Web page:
TOKYO (Reuters) - Japan’s Nikkei share average rose on Thursday, boosted by gains on Wall Street and a weaker yen after the Federal Reserve signalled it still expects to raise interest rates one more time this year.
The Nikkei was up 0.8 percent at the end of morning trading at 20,479.88 points, its highest since August 2015.
The dollar was 0.3 percent higher at 112.57 yen, touching its highest levels since mid-July, after the U.S. central bank said it will begin to reduce its balance sheet from next month and indicated that one more rate increase by the end of the year remains possible despite a recent bout of low inflation.
On Wednesday, the Dow Jones Industrial Average edged up to mark its seventh straight record close, while the S&P 500 eked out a gain to its sixth record finish in the last seven sessions.
Later on Thursday, the Bank of Japan will deliver its own policy verdict, but is not expected to change any of its settings or guidance.
BOJ policymakers are widely expected to reassure investors that the bank will lag well behind its U.S. counterpart in scaling back its massive stimulus as the modest economic recovery has yet to boost inflation anywhere near its 2 percent target.
“No one is really paying much attention to the BOJ today, but rather there is a lot of focus on what the Fed said overnight,” said Norihiro Fujito, a senior investment strategist at Mitsubishi UFJ Morgan Stanley Securities.
Still, markets will look for clues from BOJ Governor Haruhiko Kuroda’s post-meeting news conference on how possible changes in the political landscape could affect monetary policy.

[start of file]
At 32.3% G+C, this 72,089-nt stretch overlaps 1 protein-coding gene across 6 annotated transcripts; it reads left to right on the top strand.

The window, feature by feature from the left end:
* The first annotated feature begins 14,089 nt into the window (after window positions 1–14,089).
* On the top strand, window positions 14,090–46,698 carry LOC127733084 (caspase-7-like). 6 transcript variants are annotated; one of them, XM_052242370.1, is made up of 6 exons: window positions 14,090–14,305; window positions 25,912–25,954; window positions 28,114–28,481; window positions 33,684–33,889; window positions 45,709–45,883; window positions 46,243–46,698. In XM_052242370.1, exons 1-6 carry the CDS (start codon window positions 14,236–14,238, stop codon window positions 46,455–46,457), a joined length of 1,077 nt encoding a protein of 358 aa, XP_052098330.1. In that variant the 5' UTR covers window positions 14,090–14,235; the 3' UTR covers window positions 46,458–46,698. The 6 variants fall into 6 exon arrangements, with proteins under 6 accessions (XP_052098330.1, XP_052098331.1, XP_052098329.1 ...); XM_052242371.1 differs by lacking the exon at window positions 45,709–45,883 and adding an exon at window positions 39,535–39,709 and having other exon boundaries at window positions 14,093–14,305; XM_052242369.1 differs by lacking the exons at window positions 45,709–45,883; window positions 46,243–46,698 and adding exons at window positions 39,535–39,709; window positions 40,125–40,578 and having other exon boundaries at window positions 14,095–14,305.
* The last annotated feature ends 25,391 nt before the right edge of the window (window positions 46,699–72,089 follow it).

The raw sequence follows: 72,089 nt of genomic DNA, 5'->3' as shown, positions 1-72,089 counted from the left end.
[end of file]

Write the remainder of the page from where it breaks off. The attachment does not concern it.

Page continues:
Government sources have told Reuters that Prime Minister Shinzo Abe is considering calling a snap election for as early as next month and will pledge to use some of the revenue from a scheduled sales tax hike in 2019 to fund spending on education and child care.
“We have to see if any policy promises are realized before we can say whether it will have an effect on the market,” Fujito said.
Banking shares rose, tracking their U.S. peers on the prospect of higher interest rates. The Tokyo Stock Exchange’s bank sub-index rose 1.7 percent, while the securities sub-index added 1 percent and the index of other financials was 1.1 percent higher.
Shares of companies that supply components to Apple Inc slipped, after reports that a Rosenblatt Securities’ analyst said iPhone 8 pre-orders have come in well below those for its predecessors.
Separately, Apple said on Wednesday its latest smartwatch unveiled a week ago has connectivity issues.
Murata Manufacturing Co Ltd shed 1.1 percent, while Alps Electric Co Ltd tumbled 3.8 percent and Nitto Denko Corp dropped 1.3 percent. Apple shares declined 1.7 percent overnight.
Shares of Toshiba Corp skidded 1.9 percent. The beleaguered electronics giant is expected to formalise the sale of its prized memory chip unit on Thursday to a group led by U.S. private equity firm Bain Capital, even as jilted suitor and joint venture partner Western Digital WDC.O took fresh legal action.
Electronic commerce business operator Kakaku.com Inc rose 2.1 percent, after it said it will buy back up to 5 million of its own shares, or 2.3 percent of its shares outstanding.
The broader Topix and the JPX-Nikkei Index 400 were both up 0.7 percent.
Reporting by Lisa Twaronite; Editing by Kim Coghill